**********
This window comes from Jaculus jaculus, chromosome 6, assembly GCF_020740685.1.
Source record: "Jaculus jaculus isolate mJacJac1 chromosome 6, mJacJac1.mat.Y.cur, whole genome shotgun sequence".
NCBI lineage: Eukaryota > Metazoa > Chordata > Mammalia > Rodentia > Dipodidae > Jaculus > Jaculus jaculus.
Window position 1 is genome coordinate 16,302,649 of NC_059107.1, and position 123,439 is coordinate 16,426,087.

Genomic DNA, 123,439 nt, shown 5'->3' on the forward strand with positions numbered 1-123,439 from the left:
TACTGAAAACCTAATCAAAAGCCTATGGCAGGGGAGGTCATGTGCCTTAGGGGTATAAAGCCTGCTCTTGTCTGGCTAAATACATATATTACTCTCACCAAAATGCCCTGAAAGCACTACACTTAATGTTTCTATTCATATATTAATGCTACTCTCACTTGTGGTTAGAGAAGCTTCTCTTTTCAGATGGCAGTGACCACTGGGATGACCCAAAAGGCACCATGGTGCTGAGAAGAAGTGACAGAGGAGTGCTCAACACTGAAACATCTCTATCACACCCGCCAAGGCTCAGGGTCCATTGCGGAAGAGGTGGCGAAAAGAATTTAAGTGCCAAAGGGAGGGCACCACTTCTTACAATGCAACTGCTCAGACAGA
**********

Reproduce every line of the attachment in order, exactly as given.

This window comes from Jaculus jaculus, chromosome 6, assembly GCF_020740685.1.
Source record: "Jaculus jaculus isolate mJacJac1 chromosome 6, mJacJac1.mat.Y.cur, whole genome shotgun sequence".
NCBI lineage: Eukaryota > Metazoa > Chordata > Mammalia > Rodentia > Dipodidae > Jaculus > Jaculus jaculus.
Window position 1 is genome coordinate 16,302,649 of NC_059107.1, and position 123,439 is coordinate 16,426,087.

Genomic DNA, 123,439 nt, shown 5'->3' on the forward strand with positions numbered 1-123,439 from the left:
TACTGAAAACCTAATCAAAAGCCTATGGCAGGGGAGGTCATGTGCCTTAGGGGTATAAAGCCTGCTCTTGTCTGGCTAAATACATATATTACTCTCACCAAAATGCCCTGAAAGCACTACACTTAATGTTTCTATTCATATATTAATGCTACTCTCACTTGTGGTTAGAGAAGCTTCTCTTTTCAGATGGCAGTGACCACTGGGATGACCCAAAAGGCACCATGGTGCTGAGAAGAAGTGACAGAGGAGTGCTCAACACTGAAACATCTCTATCACACCCGCCAAGGCTCAGGGTCCATTGCGGAAGAGGTGGCGAAAAGAATTTAAGTGCCAAAGGGAGGGCACCACTTCTTACAATGCAACTGCTCAGACAGA